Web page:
Bones, Muscles, and JointsOur bones, muscles, and joints form our musculoskeletal system and enable us to do everyday physical activities.https://kidshealth.org/ws/RadyChildrens/en/teens/bones-muscles-joints.html/d55a922b-e87a-49e0-82ae-0c5a0773cee9
Dealing With Sports InjuriesYou practiced hard and made sure you wore protective gear, but you still got hurt. Read this article to find out how to take care of sports injuries - and how to avoid getting them.https://kidshealth.org/ws/RadyChildrens/en/teens/sports-injuries.html/e49f63c7-6ae0-446e-a953-4b458a82eaeb
Safety Tips: BasketballIt's fun to play and great exercise, but basketball is also a contact sport, and injuries happen. To stay safe on the basketball court, follow these safety tips.https://kidshealth.org/ws/RadyChildrens/en/teens/safety-basketball.html/2189333a-d064-4af8-93db-5e43e490bed5
Safety Tips: Inline SkatingInline skating is good exercise and an excellent off-season training program for hockey and skiing. To stay safe while inline skating, take a look at these tips.https://kidshealth.org/ws/RadyChildrens/en/teens/safety-inline.html/2c384d93-7db2-4e16-b7f0-a0576dbbcb3e
Safety Tips: RunningInjuries can be common, and runners should always be aware of their surroundings. To keep things safe while running, follow these tips.https://kidshealth.org/ws/RadyChildrens/en/teens/safety-running.html/450ddc50-a087-4be1-8192-bca537b6a0a0
Safety Tips: SoccerSoccer is easy to learn at a young age, and it's great exercise. But it's also a contact sport, and injuries are bound to happen. To help prevent mishaps, follow these safety tips.https://kidshealth.org/ws/RadyChildrens/en/teens/safety-soccer.html/c0cf77ed-d3db-42b8-a646-29fabf0bb738
Shin SplintsShin splints are pain on the inner part of the shinbone, often from running or another high-impact activity. They get better with rest.https://kidshealth.org/ws/RadyChildrens/en/teens/shin-splints.html/41a7c730-05e8-4753-a471-e64cc986ad95
Sports CenterThis site has tips on things like preparing for a new season, handling sports pressure, staying motivated, and dealing with injuries.https://kidshealth.org/ws/RadyChildrens/en/teens/center/sports-center.html/c6fa6931-7439-4e86-9613-99545f761388
Sports and Exercise SafetyPlaying hard doesn't have to mean getting hurt. The best way to ensure a long and injury-free athletic career is to play it safe from the start. Find out how.https://kidshealth.org/ws/RadyChildrens/en/teens/sport-safety.html/cbffad82-3814-4cbc-8758-dd3aac78c363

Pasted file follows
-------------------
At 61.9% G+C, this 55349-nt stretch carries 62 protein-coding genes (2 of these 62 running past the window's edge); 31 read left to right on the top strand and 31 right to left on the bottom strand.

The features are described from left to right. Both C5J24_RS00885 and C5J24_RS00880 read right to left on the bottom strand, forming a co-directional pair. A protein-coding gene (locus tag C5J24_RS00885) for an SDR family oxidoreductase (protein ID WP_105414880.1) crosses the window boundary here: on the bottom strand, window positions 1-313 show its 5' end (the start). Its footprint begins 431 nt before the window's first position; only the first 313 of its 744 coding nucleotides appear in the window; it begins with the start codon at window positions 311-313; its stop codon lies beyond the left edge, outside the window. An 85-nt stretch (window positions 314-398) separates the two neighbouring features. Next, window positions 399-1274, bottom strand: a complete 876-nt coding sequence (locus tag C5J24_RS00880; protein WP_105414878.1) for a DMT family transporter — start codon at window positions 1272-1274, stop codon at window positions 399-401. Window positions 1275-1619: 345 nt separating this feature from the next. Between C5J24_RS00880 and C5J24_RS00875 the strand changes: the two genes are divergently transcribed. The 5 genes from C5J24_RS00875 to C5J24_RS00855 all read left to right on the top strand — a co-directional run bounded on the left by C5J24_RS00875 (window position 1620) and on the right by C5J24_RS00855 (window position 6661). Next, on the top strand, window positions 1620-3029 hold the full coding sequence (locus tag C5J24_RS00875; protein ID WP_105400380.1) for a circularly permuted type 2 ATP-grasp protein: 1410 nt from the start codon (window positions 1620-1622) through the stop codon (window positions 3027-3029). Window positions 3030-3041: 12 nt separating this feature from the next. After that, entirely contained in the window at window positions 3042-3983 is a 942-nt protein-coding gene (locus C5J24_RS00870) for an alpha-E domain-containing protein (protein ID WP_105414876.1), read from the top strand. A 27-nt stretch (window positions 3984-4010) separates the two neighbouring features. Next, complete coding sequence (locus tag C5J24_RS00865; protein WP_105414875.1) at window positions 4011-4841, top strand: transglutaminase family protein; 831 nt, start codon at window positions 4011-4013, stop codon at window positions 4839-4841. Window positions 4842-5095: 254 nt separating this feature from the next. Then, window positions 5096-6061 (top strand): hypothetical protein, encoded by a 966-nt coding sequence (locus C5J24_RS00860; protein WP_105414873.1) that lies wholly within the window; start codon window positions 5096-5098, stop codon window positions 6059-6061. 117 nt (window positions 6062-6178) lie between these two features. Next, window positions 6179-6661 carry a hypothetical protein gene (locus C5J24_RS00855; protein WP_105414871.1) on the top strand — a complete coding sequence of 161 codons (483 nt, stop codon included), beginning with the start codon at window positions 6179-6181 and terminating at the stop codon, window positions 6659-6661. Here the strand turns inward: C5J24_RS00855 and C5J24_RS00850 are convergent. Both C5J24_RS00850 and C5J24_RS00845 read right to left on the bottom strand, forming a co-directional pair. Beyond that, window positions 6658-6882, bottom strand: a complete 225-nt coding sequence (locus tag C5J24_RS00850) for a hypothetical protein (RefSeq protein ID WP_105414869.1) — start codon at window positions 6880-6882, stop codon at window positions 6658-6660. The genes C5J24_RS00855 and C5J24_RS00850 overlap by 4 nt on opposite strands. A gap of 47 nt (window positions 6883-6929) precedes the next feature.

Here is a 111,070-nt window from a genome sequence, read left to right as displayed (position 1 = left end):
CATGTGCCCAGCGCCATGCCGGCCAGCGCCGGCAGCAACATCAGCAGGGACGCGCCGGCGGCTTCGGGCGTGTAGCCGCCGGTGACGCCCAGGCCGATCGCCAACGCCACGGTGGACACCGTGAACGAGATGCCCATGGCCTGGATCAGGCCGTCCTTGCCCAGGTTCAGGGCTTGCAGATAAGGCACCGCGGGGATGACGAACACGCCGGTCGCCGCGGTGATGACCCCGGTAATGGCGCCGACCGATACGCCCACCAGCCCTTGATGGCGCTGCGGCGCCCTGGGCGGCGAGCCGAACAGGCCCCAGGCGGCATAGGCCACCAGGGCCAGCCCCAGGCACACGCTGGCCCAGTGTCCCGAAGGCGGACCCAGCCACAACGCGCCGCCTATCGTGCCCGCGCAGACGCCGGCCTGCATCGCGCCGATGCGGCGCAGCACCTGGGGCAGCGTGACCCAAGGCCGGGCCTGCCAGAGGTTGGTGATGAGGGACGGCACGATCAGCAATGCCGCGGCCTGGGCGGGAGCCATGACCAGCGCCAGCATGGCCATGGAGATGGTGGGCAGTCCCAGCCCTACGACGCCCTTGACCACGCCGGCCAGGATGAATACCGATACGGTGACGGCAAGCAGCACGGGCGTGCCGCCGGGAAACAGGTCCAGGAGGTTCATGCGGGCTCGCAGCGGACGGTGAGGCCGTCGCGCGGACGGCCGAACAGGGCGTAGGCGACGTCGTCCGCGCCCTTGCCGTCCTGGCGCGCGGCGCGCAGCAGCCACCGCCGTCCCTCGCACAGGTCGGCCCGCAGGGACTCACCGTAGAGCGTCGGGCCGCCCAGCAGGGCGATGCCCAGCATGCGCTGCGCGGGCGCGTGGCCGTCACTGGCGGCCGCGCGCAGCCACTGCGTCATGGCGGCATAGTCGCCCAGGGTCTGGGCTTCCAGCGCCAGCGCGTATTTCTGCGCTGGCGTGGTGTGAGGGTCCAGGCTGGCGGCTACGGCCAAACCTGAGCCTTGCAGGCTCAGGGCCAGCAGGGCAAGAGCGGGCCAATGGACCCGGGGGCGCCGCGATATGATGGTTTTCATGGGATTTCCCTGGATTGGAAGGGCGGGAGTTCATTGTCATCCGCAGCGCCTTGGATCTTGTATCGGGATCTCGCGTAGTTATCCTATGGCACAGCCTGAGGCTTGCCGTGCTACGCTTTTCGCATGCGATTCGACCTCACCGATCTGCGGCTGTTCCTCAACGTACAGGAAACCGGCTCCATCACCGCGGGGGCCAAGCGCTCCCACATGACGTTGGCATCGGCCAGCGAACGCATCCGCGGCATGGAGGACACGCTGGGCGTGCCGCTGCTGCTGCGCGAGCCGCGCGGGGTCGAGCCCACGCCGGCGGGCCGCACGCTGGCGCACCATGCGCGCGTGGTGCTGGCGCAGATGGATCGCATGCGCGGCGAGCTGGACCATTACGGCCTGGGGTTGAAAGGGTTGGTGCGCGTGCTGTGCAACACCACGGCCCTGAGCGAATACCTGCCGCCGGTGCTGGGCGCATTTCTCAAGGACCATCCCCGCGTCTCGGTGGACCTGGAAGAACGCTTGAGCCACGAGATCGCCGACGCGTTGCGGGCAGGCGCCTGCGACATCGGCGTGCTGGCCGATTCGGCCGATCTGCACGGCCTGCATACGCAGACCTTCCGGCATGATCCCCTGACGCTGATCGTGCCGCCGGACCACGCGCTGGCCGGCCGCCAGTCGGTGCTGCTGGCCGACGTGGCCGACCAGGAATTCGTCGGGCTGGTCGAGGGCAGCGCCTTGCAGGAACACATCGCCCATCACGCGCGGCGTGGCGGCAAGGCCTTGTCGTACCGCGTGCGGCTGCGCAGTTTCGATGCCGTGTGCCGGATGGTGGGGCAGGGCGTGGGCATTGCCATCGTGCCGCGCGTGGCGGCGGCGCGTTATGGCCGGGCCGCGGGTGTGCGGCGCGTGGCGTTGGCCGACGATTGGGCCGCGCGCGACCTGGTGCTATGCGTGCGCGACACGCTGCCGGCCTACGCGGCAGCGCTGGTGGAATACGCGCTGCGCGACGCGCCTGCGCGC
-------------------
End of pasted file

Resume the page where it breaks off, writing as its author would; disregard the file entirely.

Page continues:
Strains and SprainsSprains and strains are common injuries, especially for people who play hard or are into sports. Find out what they are and how to recuperate from one.https://kidshealth.org/ws/RadyChildrens/en/teens/strains-sprains.html/019dd787-652c-4140-9d02-e668cf7701e2
kh:age-teenThirteenToNineteenkh:age-youngAdultEighteenPluskh:clinicalDesignation-emergencyMedicinekh:clinicalDesignation-orthopedicsNonSportsMedkh:clinicalDesignation-orthopedicsSportsMedkh:genre-articlekh:primaryClinicalDesignation-orthopedicsNonSportsMedFirst Aid & Injuries (for Teens)https://kidshealth.org/ws/RadyChildrens/en/teens/safety/first-aid/9f64181e-1bba-4003-a534-f37734f8925aSportshttps://kidshealth.org/ws/RadyChildrens/en/teens/nutrition-fitness-center/sports/06ada184-a5c7-4aea-9e27-e72aa47566f6Sportshttps://kidshealth.org/ws/RadyChildrens/en/teens/food-fitness/sports/28a0af77-de2a-42f5-9cf0-7344ab1991f8Sports Injuries for Teenshttps://kidshealth.org/ws/RadyChildrens/en/teens/sports-center/injuries/18720942-0829-4420-9a67-f8b644bb00b4Problems With Food & Exercisehttps://kidshealth.org/ws/RadyChildrens/en/teens/food-fitness/problems/151c4788-e3c7-484d-853b-71c9437c5f72Bones, Muscles & Joints (for Teens)https://kidshealth.org/ws/RadyChildrens/en/teens/diseases-conditions/bones/7860c047-e722-4a4c-b1f8-2fd11271b697https://kidshealth.org/EN/images/illustrations/ankleSprain-400x381-rd1-enIL.gif